Shake Up in San Fran
The most important moment in San Francisco's recent history didn't last much longer than . . . a moment, John King says. It was the 15-second Loma Prieta earthquake on Oct. 17, 1989. And only now, 15 years later, can we fully appreciate how much the earthquake changed the city — and, surprisingly, how much it changed things for the better, says King, the San Francisco Chronicle's urban design critic.
Of course, the earthquake itself was a terrifying and terrible event. Twelve people died in San Francisco; across the bay in Oakland another 42 died when a single freeway collapsed. But ultimately, says King, the earthquake had a good effect: "Loma Prieta shattered the status quo," including the political stalemate between developers who wanted to build big things and neighborhood activists committed to stopping anything big.
Suddenly, with two freeways damaged (the disliked Central and loathed Embarcadero freeways), San Francisco was faced with decisions it couldn't evade. Build back the freeways or tear them down? If you tore them down, what should be done with the land nearby? And how would these changes, particularly along the waterfront, affect the entire city? In the years to come, says King, the city made nearly all the right decisions. It is replacing the Century Freeway with a tree-lined boulevard, which King calls "a roadway designed to improve rather than tear apart neighborhood life — and the first of its kind built in urban America in 50 years."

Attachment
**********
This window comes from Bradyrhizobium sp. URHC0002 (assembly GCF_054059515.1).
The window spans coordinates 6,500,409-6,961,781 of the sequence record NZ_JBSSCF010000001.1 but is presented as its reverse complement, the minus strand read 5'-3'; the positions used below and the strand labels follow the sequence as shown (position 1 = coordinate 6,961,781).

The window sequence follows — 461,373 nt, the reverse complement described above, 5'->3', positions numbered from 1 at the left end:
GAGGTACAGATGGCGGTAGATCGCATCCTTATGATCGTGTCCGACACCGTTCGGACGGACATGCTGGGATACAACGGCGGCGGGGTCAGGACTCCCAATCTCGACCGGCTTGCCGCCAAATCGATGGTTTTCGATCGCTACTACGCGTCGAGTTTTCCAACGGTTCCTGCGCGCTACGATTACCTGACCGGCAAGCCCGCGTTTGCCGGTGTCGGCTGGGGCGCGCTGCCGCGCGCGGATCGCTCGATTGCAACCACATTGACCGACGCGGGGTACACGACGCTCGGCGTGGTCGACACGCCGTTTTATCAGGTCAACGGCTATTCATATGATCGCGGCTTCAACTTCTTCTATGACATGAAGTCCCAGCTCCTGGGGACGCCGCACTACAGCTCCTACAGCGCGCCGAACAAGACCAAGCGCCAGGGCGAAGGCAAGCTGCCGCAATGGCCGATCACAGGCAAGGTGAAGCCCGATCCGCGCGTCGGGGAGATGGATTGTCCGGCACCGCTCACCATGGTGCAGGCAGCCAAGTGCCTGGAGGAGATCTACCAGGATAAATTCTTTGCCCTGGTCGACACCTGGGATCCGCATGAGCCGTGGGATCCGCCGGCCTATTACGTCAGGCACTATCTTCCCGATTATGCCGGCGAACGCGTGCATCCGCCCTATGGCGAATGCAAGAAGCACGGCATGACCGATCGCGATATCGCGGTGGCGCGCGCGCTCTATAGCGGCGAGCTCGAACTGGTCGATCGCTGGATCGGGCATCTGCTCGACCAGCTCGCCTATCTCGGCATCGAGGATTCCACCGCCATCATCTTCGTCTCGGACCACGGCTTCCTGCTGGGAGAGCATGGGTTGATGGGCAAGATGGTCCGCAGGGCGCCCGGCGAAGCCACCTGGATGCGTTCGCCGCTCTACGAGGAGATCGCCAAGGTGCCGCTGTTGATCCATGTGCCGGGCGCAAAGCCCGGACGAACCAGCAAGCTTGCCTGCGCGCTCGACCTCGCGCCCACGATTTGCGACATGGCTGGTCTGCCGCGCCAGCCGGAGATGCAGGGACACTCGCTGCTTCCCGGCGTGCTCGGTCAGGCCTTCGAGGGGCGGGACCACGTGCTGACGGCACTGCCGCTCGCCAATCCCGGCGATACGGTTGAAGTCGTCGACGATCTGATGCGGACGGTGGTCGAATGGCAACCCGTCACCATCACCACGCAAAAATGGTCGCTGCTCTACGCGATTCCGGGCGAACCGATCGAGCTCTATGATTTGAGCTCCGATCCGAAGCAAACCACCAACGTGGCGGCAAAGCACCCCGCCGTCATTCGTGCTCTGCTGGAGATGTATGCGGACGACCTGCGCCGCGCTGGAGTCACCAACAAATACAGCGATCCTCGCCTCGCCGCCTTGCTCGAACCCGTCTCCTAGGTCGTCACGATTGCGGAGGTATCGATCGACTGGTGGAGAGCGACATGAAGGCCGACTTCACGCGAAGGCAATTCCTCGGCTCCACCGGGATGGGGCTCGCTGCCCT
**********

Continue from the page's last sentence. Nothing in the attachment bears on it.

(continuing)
But the critical decision was to demolish the Embarcadero, which had blocked the city from its waterfront for half a century, and create a master plan for the area. Sure enough, once the freeway was down, the liberated waterfront sprouted new developments, the most obvious of which is a baseball park for the Giants. But the genius, says King, lay in the plan itself, which balanced commerce with public access. In every case, the city allowed good developments to go forward but demanded something in return for the public: a waterfront walkway, a plaza or some other open space.
And it isn't just the waterfront that has benefited. Once citizens grasped that big need not be brutish and that there could be something in new developments for them, the forces of creative redevelopment were unleashed. Result: The Union Square retail district is expanding, museums are investing in bold designs, and the lovely but neglected area around city hall is being renovated. "And the most stunning change lies ahead," King writes. "A city that fought high-rises for decades will now see a residential neighborhood of towers rising in an area near the Bay Bridge once slashed apart by freeway ramps." Posted 11/1/2004
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